Nevertheless, most of these solutions still lack search context. This results in many returned entries that may all match the query but belong to different and unrelated domains. The lack of context stems from the inherent lack of structure in the Web. Some search engines, most notably Yahoo, address this problem by allowing to specify (sub) domains in which to evaluate the query. Such domain restriction significantly reduces the number of irrelevant results and narrows the search space, hence increasing precision. However, the domain hierarchy is manually (or at best semi manually) crafted as a taxonomy of predefined categories. The ability to support  an "uncontrolled vocabulary" for domain specification is highly desirable from a usability perspective, but it requires addressing a set of non-trivial technical issues. First, the "domain views" (by analogy with the schema views in databases) would need to be dynamically identified. Second, users should be allowed to perform the search focused on a given topic within the scope of the dynamic domain.

The Fetuccino system, presented in this paper, addresses these issues by:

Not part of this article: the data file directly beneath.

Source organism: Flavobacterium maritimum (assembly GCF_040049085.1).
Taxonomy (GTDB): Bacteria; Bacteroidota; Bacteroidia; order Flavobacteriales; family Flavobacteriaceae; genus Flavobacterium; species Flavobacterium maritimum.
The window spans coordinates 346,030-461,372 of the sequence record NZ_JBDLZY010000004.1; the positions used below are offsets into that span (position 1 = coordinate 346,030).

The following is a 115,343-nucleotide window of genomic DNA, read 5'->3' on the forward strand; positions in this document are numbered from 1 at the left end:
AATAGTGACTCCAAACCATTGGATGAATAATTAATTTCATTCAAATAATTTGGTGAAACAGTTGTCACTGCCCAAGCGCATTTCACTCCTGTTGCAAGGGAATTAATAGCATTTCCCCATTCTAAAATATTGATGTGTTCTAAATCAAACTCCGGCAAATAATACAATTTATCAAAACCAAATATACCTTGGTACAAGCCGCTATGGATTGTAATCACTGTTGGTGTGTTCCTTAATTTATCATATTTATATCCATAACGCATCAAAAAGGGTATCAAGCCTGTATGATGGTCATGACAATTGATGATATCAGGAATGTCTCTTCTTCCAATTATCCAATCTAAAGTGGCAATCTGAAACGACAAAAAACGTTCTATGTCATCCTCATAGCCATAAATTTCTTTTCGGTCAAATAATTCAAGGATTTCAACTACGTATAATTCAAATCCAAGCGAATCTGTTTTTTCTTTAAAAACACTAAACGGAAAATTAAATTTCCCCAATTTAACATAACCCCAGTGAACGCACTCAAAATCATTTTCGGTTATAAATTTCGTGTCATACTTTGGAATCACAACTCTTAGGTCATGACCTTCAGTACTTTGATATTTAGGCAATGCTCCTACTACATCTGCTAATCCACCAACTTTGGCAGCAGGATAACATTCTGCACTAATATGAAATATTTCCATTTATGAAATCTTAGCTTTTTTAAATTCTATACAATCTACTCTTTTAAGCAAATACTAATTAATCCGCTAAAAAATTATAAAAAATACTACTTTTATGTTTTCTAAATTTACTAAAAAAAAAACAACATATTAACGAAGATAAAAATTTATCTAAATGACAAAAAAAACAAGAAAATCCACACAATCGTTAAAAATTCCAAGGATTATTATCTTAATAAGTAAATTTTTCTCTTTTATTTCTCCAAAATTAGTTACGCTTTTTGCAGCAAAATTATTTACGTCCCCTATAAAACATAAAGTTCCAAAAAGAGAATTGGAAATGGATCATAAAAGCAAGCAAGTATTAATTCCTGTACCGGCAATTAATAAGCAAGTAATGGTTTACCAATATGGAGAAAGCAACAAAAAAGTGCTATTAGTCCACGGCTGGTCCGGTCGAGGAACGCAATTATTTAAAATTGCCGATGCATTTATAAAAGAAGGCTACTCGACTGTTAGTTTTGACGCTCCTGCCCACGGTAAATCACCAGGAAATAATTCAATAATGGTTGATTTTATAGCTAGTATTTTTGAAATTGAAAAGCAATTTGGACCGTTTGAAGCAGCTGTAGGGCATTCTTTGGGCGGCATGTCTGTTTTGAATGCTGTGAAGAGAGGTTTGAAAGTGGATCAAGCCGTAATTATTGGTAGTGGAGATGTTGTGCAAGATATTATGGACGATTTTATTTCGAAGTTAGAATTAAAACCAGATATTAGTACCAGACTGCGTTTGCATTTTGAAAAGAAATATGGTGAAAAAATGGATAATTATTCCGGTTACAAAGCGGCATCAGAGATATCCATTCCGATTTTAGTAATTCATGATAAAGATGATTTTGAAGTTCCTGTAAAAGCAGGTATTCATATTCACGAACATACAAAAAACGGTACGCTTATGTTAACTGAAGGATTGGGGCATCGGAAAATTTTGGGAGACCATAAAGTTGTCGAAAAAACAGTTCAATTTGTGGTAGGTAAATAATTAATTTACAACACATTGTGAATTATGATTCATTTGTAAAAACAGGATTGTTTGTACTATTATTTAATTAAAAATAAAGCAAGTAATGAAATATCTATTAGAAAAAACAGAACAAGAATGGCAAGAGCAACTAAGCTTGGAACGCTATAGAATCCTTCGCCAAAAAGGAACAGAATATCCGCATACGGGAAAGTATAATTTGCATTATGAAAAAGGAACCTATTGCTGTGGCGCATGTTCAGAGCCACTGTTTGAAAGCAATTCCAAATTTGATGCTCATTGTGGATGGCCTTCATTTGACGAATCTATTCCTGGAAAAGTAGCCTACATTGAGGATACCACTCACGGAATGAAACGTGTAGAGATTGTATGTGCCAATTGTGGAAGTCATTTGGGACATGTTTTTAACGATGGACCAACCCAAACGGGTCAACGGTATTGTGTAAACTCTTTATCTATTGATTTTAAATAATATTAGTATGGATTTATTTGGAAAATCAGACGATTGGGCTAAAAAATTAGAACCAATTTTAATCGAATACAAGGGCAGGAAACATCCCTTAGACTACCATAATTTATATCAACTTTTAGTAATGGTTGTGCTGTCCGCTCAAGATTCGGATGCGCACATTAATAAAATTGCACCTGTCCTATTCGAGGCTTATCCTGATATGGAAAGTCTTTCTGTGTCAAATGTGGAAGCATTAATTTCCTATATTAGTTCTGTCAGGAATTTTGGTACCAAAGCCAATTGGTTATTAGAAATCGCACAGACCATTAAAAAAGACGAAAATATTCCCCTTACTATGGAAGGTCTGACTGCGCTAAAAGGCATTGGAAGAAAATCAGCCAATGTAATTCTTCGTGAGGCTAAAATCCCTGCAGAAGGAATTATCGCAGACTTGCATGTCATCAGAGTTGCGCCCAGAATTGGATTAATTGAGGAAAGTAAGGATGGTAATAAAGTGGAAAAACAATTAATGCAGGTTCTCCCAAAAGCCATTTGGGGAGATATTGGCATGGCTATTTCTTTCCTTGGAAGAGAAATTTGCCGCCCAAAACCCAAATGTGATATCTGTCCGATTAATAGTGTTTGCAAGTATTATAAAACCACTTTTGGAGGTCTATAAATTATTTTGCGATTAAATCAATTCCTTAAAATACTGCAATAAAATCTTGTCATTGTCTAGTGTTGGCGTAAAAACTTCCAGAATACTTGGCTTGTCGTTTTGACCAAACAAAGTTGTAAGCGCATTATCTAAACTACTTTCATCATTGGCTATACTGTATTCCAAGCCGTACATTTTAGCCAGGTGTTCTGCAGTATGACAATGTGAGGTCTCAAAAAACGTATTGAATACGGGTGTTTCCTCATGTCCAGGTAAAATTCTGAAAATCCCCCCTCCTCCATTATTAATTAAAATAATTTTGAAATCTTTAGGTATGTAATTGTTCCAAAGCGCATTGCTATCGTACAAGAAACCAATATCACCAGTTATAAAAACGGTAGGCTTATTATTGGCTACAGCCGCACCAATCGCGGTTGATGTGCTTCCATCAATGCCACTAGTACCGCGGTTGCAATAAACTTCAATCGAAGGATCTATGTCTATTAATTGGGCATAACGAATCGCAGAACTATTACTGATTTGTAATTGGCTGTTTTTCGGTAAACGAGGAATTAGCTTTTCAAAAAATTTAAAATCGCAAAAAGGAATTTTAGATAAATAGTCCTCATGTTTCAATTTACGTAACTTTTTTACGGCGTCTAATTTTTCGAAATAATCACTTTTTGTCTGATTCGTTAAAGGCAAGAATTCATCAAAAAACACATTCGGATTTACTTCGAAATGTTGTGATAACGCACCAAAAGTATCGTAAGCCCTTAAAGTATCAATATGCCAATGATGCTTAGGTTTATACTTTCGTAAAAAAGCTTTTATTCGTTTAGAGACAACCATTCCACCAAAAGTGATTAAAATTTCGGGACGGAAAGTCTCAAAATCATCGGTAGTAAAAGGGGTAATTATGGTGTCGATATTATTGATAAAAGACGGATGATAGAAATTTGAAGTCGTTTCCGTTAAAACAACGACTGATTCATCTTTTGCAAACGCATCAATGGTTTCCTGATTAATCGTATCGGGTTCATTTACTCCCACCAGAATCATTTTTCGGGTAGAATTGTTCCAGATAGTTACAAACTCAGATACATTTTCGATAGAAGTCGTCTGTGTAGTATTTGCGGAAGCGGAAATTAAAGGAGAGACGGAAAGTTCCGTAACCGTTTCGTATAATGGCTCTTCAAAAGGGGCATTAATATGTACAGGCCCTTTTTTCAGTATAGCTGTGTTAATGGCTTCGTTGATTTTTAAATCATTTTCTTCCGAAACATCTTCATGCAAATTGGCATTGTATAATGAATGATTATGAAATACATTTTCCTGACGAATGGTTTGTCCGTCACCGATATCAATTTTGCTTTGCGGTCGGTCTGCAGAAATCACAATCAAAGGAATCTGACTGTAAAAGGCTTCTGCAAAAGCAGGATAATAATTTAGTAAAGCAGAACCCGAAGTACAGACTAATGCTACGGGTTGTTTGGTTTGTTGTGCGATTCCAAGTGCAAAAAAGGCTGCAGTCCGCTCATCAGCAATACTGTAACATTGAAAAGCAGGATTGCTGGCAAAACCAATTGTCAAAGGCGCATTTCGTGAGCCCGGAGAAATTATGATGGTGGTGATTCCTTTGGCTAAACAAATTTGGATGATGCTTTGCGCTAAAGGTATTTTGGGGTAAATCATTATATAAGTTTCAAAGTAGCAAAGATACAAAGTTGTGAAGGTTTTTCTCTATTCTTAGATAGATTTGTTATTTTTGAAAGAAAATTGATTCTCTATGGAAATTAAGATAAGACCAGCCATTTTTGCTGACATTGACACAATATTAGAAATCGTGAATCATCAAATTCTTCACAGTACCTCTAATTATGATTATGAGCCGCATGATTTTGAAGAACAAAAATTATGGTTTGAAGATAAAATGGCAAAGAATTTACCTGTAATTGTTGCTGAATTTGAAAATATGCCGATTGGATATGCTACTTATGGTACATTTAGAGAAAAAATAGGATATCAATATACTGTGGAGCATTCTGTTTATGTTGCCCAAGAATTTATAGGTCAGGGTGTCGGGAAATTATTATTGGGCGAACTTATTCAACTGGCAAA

1. Augmenting conventional static search with dynamic search that explores the "vicinity" of the returned values to reveal relevant (possibly new, or dynamically generated) documents and check the validity of the retrieved documents at the time of the search.
  2. Introducing an experimental dynamic two phase search that allows the user to specify a domain query and a focused query, and dynamically apply the focused search within the specified domain.
  3. Visualizing the results of the dynamic exploration, showing the structure and relative position of the returned entries within their sites.

Fetuccino has been fully implemented as an extension of the Mapuccino site mapping system [9], previously known as WebCutter, [13]. A light version of the service (without the two phase search) is already  available on the IBM Corporate Java Page at  A stand-alone "Personal Mapuccino/Fetuccino" system for Win 95/NT is also available for download on alphaWorks at  The full-fledged   applet (implemented as a Java bean and accepting XML-defined maps according to the SGF DTD [11]) and server have been integrated in IBM products including IBM WebSphere Site Analysis.